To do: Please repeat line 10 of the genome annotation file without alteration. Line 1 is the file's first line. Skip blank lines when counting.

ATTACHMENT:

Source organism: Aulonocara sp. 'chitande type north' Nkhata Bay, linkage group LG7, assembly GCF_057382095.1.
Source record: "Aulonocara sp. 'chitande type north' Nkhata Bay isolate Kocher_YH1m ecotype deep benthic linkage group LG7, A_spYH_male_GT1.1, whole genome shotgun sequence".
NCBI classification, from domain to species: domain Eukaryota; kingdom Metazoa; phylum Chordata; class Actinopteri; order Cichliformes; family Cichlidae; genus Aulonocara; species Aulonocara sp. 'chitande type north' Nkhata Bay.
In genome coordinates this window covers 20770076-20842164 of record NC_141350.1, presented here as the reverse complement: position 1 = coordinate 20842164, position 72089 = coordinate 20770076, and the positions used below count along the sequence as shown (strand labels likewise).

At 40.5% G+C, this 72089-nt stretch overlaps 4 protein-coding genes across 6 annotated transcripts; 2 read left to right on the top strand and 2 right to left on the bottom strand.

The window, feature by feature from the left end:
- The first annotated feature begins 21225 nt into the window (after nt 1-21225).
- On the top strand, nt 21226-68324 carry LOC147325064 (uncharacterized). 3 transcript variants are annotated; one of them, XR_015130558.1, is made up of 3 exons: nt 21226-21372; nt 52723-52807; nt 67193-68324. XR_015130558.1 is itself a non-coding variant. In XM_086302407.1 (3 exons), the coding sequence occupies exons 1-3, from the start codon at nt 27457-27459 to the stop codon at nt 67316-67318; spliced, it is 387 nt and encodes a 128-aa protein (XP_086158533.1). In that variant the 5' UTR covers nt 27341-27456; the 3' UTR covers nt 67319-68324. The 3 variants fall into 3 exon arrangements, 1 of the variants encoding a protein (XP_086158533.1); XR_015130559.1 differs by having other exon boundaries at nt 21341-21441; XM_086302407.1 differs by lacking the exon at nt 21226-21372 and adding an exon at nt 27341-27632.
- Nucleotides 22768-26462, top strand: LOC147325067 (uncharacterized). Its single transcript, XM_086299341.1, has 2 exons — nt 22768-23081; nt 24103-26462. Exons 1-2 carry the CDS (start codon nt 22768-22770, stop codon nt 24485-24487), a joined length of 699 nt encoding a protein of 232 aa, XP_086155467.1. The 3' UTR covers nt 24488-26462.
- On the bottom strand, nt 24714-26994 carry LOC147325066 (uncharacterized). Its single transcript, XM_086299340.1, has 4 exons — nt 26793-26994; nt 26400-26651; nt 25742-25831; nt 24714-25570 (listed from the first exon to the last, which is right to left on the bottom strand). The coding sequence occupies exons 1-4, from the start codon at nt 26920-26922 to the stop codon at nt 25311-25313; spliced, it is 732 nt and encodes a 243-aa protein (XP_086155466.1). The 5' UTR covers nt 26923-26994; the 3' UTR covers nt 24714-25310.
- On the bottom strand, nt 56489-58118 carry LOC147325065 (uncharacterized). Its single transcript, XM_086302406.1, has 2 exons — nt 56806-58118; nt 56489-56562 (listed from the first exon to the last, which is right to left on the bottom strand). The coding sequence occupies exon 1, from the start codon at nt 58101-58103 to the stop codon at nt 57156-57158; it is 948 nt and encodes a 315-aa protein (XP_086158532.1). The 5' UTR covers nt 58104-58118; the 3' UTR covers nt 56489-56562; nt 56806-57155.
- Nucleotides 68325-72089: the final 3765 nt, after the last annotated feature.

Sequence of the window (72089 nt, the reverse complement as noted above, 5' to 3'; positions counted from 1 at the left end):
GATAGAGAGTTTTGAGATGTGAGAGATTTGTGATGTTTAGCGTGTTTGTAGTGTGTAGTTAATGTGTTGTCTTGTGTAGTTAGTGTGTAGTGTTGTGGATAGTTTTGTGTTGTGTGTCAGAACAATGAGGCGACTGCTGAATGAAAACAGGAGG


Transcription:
- On the bottom strand, nt 24714-26994 carry LOC147325066 (uncharacterized). Its single transcript, XM_086299340.1, has 4 exons — nt 26793-26994; nt 26400-26651; nt 25742-25831; nt 24714-25570 (listed from the first exon to the last, which is right to left on the bottom strand). The coding sequence occupies exons 1-4, from the start codon at nt 26920-26922 to the stop codon at nt 25311-25313; spliced, it is 732 nt and encodes a 243-aa protein (XP_086155466.1). The 5' UTR covers nt 26923-26994; the 3' UTR covers nt 24714-25310.